Helmers says this minimizes factors that have nothing to do with thinking, but everything to do with class, culture, and income levels.
"It totally is a real big step in the right direction of leveling that playing field."
Common Core critics worry the movement is setting a national curriculum and eroding state independence. Lawmakers in several states have introduced legislation opposing the standards. And the Republican National Committee passed a resolution calling the standards an "inappropriate overreach."
During a recent speech in Normal, State Farm CEO Ed Rust Junior, certainly no liberal, dismissed the criticism saying it comes from people who don't want to have the tough conversation about falling test scores compared to what they used to be.
"Don't do the core you know let's go back to the way it was and we look like we're doing very good, when in fact, we're not."
Rust urges keeping what he calls world class benchmarks to acknowledge the reality of what students need to compete.
"We should never put them in a position where it finally clicks you know what my school didn't have that high an expectation...when they go through and apply for a job."
Test scores are already dropping as new assessment measures come into play and as students who have started learning under the old curriculum are now assessed under the new standards. Educators are also trying to change how students are measured, over time, not with just a set target as in the No Child Left Behind law. District 87 Superintendent Barry Reilly says he hopes the emphasis on negative results turns forward looking.
"Looking really truly at growth for individual students. We are looking at how they grow from the beginning of the year to the end of the year. And if we are able to measure that in a way that demonstrates that, it's a much fairer way to judge whether or not we are doing well."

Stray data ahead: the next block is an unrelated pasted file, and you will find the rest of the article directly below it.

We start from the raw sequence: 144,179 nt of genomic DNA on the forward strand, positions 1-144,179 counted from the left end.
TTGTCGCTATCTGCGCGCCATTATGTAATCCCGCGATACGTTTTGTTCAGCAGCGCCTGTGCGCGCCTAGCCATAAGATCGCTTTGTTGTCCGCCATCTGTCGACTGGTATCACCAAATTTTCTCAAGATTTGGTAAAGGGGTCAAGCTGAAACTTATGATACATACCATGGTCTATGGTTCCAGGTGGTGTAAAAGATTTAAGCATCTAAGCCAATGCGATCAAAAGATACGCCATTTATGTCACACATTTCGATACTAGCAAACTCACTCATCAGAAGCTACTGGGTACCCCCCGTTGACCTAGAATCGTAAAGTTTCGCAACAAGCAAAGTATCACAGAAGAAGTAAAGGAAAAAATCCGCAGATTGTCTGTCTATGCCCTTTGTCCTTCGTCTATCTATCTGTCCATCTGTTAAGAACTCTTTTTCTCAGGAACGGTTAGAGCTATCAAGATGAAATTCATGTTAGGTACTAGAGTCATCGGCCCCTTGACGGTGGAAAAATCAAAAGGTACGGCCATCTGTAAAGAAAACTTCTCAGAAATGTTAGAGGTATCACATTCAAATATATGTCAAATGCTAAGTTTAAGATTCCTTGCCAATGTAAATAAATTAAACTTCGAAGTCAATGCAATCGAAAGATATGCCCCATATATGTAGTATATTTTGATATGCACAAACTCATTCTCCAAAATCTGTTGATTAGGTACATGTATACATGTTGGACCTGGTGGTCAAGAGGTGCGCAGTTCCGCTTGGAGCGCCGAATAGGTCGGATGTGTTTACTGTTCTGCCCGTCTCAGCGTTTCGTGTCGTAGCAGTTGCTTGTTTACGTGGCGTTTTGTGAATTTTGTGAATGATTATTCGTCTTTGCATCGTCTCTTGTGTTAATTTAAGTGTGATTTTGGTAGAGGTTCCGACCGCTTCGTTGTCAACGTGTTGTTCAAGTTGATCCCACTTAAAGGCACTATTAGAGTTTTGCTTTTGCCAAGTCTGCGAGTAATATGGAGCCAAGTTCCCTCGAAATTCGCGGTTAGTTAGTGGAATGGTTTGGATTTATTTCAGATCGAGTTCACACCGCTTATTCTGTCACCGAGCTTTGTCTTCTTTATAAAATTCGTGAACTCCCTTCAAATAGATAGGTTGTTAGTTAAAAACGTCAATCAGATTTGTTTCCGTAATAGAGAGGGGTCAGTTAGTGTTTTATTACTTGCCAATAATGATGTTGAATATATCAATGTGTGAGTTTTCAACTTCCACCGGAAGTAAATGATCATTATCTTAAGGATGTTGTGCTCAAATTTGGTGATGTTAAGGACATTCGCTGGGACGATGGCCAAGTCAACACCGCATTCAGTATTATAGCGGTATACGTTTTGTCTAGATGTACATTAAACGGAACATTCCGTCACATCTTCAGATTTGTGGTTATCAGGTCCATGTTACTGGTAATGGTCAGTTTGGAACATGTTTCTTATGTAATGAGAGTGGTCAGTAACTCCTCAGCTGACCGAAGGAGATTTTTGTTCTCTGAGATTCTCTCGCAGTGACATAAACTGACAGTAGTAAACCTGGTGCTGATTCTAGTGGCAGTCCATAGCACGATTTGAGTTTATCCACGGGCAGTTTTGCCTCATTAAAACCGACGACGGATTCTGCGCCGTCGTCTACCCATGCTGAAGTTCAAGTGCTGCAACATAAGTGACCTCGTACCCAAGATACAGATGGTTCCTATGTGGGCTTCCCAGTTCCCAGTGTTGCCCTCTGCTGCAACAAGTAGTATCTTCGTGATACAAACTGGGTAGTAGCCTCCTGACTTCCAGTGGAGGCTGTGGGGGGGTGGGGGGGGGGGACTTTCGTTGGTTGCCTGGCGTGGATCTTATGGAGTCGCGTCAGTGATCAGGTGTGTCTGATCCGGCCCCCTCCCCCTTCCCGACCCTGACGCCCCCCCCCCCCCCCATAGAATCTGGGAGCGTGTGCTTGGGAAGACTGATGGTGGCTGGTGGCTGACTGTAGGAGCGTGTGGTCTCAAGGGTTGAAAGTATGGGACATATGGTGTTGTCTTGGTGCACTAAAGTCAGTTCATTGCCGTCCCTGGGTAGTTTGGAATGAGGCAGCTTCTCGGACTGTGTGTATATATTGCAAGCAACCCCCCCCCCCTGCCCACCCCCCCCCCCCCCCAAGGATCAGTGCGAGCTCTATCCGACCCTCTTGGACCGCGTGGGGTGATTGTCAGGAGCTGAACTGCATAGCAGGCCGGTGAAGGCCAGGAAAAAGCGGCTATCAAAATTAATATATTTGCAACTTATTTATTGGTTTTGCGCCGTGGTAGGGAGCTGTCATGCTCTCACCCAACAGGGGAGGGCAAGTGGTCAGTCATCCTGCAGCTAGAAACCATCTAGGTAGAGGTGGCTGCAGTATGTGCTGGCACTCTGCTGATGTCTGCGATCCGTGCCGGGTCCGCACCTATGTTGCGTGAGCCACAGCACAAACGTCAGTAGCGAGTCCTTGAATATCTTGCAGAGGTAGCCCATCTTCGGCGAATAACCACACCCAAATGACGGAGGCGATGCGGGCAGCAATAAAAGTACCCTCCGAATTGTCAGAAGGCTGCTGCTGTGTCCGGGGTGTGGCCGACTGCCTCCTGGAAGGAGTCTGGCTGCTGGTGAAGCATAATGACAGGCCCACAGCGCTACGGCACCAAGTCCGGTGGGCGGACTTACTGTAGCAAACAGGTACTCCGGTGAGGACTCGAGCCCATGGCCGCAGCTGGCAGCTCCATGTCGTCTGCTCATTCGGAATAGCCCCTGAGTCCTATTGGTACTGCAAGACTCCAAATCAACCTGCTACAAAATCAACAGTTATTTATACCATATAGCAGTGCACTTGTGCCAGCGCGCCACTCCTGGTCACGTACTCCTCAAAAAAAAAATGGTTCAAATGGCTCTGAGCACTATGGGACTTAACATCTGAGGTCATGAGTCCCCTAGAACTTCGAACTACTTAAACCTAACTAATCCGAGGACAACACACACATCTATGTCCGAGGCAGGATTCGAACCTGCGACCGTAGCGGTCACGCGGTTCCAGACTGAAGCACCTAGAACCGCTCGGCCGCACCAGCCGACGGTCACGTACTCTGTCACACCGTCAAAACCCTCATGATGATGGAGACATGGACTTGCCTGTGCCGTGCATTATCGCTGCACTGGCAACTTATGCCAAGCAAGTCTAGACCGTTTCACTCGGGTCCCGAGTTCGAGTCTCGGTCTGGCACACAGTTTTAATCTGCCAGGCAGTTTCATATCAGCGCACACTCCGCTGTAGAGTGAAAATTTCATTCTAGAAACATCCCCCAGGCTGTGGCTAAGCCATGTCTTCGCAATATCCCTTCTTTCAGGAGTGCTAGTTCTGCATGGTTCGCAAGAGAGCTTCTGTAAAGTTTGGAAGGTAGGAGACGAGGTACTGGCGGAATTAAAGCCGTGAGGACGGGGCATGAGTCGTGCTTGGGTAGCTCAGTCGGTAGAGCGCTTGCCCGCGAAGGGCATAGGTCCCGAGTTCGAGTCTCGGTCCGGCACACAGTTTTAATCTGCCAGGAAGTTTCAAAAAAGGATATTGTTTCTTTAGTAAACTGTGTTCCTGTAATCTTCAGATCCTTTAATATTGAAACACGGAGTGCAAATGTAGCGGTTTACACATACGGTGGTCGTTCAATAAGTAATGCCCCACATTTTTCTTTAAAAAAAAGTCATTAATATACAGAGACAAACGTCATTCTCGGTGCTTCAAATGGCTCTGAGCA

Educators say Common Core addresses another huge problem in education, student mobility. Just retired Olympia Superintendent Brad Hutchison says, particularly in the case of low income students who may switch districts multiple times a year, learning continuity has been a lost cause till now.
"With having 45 states with a same standard, curriculum is going to be personalized to the region. But as that student moves across state lines or regions of our country, they're going to be shooting for the same target. And that to me is exciting. It's logical. It's the right thing to do for kids. It's the proper thing, we should have, I wish we would have been doing it earlier."
As for what students find in the classrooms under the new model, it will be less of desks in neat rows and more of the teacher flitting from group to group in several spaces around the room. Morton District Superintendent Lindsey Hall says the standards change the classroom ambience.
"There's more talking. There's more Hey I found the answer this way. And a kid saying oh but I did it this way and comparing and why does this work? And why won't this work? So I think there is more discussion that is focused around learning."
Hall says some of this new kind of instruction was happening already. Other teachers will need to change. But, as Common Core becomes commonplace in central Illinois, Hall says teachers are getting excited. It does raise the bar for students. But, she says the students are responding.